stock programs see the kids with the livestock projects and are inspired to get involved, it’s a great way to recruit new youth to the ag world,” he said. The biggest challenge facing the livestock industry, Sexton believes, is getting those young 4-H’ers in a position to have their own livestock operations. It’s almost prohibitively expensive to buy the equipment and livestock needed to start up an operation, he said. “We’re faced with finding ways to pass these family farms and ranches on to the next generation, and we have to meet that challenge,” he said. “Otherwise, it comes down to monopolized, vertically integrated corporate business.” Jeff Rice: 970-526-9283,

STUDY from page 34 then goes out to companies that then break it down further.” Greenwood said he would much rather they take a little bit more time and effort to understand the situation than to “complete” it with a lot of unanswered questions. “From crop choice consulting to growing techniques, there are just so many different parts to it that it’s proven to be a challenge,” Greenwood said. “We’re just trying to figure out all the different parts and talk to people in as many of those areas as possible.” Greenwood said reaching out to interviewees and survey-takers has been a mix of existing MCEDC networks, word of mouth and suggestions from other interviewees. “I’ve had no shortage of people to talk to,” Greenwood added. In order to connect with people in Morgan County who may not speak English or are newer to the county or region, Greenwood said they have partnered with local organizations to hold local and regional focus groups to gauge their interest in working with an agribusiness incubator. Greenwood said their next steps would be focusing more on distributing the surveys they developed. “It’s a really important part of the project. You can interview somebody, and they can say, ‘Boy, I think you really need this’, but it’s just one opinion that we need this,” he said. Greenwood explained the importance of getting perspectives through both of these strategies,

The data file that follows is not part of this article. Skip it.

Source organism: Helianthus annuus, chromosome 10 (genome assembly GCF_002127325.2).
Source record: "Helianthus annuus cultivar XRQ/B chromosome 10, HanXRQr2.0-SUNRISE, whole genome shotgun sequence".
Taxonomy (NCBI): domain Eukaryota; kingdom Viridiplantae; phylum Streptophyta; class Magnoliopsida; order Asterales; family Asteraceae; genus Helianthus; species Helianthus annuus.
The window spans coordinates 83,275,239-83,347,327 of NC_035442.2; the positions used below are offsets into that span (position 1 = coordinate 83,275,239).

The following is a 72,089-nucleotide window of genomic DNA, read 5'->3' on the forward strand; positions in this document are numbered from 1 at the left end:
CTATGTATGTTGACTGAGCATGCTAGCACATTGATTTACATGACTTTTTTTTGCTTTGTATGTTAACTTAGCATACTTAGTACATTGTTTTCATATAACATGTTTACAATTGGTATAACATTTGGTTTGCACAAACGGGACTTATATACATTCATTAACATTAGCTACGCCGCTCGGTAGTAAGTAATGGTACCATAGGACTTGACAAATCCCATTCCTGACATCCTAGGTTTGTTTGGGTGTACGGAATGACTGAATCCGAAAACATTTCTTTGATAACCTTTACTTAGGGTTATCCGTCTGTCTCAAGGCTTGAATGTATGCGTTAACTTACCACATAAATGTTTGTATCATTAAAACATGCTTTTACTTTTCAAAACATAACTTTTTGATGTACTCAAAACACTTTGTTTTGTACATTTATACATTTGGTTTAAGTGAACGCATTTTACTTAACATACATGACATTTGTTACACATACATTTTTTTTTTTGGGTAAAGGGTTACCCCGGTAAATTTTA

Kara Morgan / The Fort Morgan Times